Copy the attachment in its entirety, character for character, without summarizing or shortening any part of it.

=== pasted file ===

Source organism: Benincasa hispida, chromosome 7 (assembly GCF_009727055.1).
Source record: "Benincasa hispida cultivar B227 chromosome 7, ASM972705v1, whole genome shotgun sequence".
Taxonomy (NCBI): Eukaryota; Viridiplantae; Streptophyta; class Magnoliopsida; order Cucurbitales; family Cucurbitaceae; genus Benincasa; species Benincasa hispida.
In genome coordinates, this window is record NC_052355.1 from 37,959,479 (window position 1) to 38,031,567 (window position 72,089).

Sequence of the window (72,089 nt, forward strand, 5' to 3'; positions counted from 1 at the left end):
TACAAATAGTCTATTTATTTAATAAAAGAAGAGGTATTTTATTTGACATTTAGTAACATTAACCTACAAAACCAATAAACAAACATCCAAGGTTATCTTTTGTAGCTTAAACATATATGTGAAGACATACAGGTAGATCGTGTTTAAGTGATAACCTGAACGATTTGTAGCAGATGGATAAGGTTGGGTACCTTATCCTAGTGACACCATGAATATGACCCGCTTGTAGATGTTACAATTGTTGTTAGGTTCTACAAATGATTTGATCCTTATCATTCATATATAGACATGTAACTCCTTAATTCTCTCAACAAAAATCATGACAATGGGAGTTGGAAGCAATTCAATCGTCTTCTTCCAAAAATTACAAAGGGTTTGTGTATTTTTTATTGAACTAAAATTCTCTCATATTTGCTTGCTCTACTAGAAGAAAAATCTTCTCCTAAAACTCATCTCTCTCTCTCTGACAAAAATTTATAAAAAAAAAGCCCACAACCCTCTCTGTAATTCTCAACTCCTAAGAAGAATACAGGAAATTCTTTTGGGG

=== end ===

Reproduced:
Source organism: Benincasa hispida, chromosome 7 (assembly GCF_009727055.1).
Source record: "Benincasa hispida cultivar B227 chromosome 7, ASM972705v1, whole genome shotgun sequence".
Taxonomy (NCBI): Eukaryota; Viridiplantae; Streptophyta; class Magnoliopsida; order Cucurbitales; family Cucurbitaceae; genus Benincasa; species Benincasa hispida.
In genome coordinates, this window is record NC_052355.1 from 37,959,479 (window position 1) to 38,031,567 (window position 72,089).

Sequence of the window (72,089 nt, forward strand, 5' to 3'; positions counted from 1 at the left end):
TACAAATAGTCTATTTATTTAATAAAAGAAGAGGTATTTTATTTGACATTTAGTAACATTAACCTACAAAACCAATAAACAAACATCCAAGGTTATCTTTTGTAGCTTAAACATATATGTGAAGACATACAGGTAGATCGTGTTTAAGTGATAACCTGAACGATTTGTAGCAGATGGATAAGGTTGGGTACCTTATCCTAGTGACACCATGAATATGACCCGCTTGTAGATGTTACAATTGTTGTTAGGTTCTACAAATGATTTGATCCTTATCATTCATATATAGACATGTAACTCCTTAATTCTCTCAACAAAAATCATGACAATGGGAGTTGGAAGCAATTCAATCGTCTTCTTCCAAAAATTACAAAGGGTTTGTGTATTTTTTATTGAACTAAAATTCTCTCATATTTGCTTGCTCTACTAGAAGAAAAATCTTCTCCTAAAACTCATCTCTCTCTCTCTGACAAAAATTTATAAAAAAAAAGCCCACAACCCTCTCTGTAATTCTCAACTCCTAAGAAGAATACAGGAAATTCTTTTGGGG